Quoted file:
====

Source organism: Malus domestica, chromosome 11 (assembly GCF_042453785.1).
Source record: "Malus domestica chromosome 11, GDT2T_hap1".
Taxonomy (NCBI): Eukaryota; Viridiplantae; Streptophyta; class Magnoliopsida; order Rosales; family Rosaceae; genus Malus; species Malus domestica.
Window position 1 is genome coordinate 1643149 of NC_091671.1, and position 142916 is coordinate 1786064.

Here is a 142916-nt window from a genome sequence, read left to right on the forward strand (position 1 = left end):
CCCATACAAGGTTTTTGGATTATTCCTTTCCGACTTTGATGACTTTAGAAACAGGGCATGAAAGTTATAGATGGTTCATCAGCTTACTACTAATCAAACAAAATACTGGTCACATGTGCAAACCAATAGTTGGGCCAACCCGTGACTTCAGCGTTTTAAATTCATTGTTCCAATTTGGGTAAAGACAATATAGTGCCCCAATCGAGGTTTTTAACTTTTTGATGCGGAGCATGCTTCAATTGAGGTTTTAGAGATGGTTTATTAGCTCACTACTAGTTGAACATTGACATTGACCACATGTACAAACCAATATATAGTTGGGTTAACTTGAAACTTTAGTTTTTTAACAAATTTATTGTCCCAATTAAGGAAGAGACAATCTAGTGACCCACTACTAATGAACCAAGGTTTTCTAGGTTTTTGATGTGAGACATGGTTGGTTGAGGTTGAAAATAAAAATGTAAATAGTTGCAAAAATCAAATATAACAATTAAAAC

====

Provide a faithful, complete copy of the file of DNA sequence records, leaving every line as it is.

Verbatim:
Source organism: Malus domestica, chromosome 11 (assembly GCF_042453785.1).
Source record: "Malus domestica chromosome 11, GDT2T_hap1".
Taxonomy (NCBI): Eukaryota; Viridiplantae; Streptophyta; class Magnoliopsida; order Rosales; family Rosaceae; genus Malus; species Malus domestica.
Window position 1 is genome coordinate 1643149 of NC_091671.1, and position 142916 is coordinate 1786064.

Here is a 142916-nt window from a genome sequence, read left to right on the forward strand (position 1 = left end):
CCCATACAAGGTTTTTGGATTATTCCTTTCCGACTTTGATGACTTTAGAAACAGGGCATGAAAGTTATAGATGGTTCATCAGCTTACTACTAATCAAACAAAATACTGGTCACATGTGCAAACCAATAGTTGGGCCAACCCGTGACTTCAGCGTTTTAAATTCATTGTTCCAATTTGGGTAAAGACAATATAGTGCCCCAATCGAGGTTTTTAACTTTTTGATGCGGAGCATGCTTCAATTGAGGTTTTAGAGATGGTTTATTAGCTCACTACTAGTTGAACATTGACATTGACCACATGTACAAACCAATATATAGTTGGGTTAACTTGAAACTTTAGTTTTTTAACAAATTTATTGTCCCAATTAAGGAAGAGACAATCTAGTGACCCACTACTAATGAACCAAGGTTTTCTAGGTTTTTGATGTGAGACATGGTTGGTTGAGGTTGAAAATAAAAATGTAAATAGTTGCAAAAATCAAATATAACAATTAAAAC